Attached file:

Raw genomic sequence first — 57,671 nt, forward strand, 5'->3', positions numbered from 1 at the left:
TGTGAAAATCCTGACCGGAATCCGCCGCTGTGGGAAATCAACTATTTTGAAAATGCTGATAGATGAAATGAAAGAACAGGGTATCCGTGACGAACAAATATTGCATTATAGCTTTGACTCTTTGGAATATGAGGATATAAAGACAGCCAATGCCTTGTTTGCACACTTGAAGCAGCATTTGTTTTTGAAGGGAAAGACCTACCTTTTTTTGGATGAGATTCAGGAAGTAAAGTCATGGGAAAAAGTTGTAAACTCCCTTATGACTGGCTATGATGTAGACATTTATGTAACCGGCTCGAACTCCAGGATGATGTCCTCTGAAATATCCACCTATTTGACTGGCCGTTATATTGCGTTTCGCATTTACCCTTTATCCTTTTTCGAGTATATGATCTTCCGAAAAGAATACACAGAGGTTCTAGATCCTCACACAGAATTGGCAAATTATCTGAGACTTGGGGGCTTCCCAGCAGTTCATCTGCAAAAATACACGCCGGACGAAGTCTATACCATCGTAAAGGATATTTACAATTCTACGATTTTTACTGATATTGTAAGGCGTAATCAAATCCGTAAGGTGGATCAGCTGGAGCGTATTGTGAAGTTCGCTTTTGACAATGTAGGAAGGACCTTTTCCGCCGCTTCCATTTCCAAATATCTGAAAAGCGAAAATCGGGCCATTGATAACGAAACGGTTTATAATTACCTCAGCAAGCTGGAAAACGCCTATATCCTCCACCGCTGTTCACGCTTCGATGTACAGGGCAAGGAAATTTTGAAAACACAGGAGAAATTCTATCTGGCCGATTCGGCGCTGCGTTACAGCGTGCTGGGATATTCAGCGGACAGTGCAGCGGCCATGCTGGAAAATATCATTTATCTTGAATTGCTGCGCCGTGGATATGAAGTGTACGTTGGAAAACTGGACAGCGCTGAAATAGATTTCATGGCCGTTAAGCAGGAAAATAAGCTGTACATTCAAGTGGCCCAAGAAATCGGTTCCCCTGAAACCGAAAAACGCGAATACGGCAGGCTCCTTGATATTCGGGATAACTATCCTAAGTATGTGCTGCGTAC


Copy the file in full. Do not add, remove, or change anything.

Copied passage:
Raw genomic sequence first — 57,671 nt, forward strand, 5'->3', positions numbered from 1 at the left:
TGTGAAAATCCTGACCGGAATCCGCCGCTGTGGGAAATCAACTATTTTGAAAATGCTGATAGATGAAATGAAAGAACAGGGTATCCGTGACGAACAAATATTGCATTATAGCTTTGACTCTTTGGAATATGAGGATATAAAGACAGCCAATGCCTTGTTTGCACACTTGAAGCAGCATTTGTTTTTGAAGGGAAAGACCTACCTTTTTTTGGATGAGATTCAGGAAGTAAAGTCATGGGAAAAAGTTGTAAACTCCCTTATGACTGGCTATGATGTAGACATTTATGTAACCGGCTCGAACTCCAGGATGATGTCCTCTGAAATATCCACCTATTTGACTGGCCGTTATATTGCGTTTCGCATTTACCCTTTATCCTTTTTCGAGTATATGATCTTCCGAAAAGAATACACAGAGGTTCTAGATCCTCACACAGAATTGGCAAATTATCTGAGACTTGGGGGCTTCCCAGCAGTTCATCTGCAAAAATACACGCCGGACGAAGTCTATACCATCGTAAAGGATATTTACAATTCTACGATTTTTACTGATATTGTAAGGCGTAATCAAATCCGTAAGGTGGATCAGCTGGAGCGTATTGTGAAGTTCGCTTTTGACAATGTAGGAAGGACCTTTTCCGCCGCTTCCATTTCCAAATATCTGAAAAGCGAAAATCGGGCCATTGATAACGAAACGGTTTATAATTACCTCAGCAAGCTGGAAAACGCCTATATCCTCCACCGCTGTTCACGCTTCGATGTACAGGGCAAGGAAATTTTGAAAACACAGGAGAAATTCTATCTGGCCGATTCGGCGCTGCGTTACAGCGTGCTGGGATATTCAGCGGACAGTGCAGCGGCCATGCTGGAAAATATCATTTATCTTGAATTGCTGCGCCGTGGATATGAAGTGTACGTTGGAAAACTGGACAGCGCTGAAATAGATTTCATGGCCGTTAAGCAGGAAAATAAGCTGTACATTCAAGTGGCCCAAGAAATCGGTTCCCCTGAAACCGAAAAACGCGAATACGGCAGGCTCCTTGATATTCGGGATAACTATCCTAAGTATGTGCTGCGTAC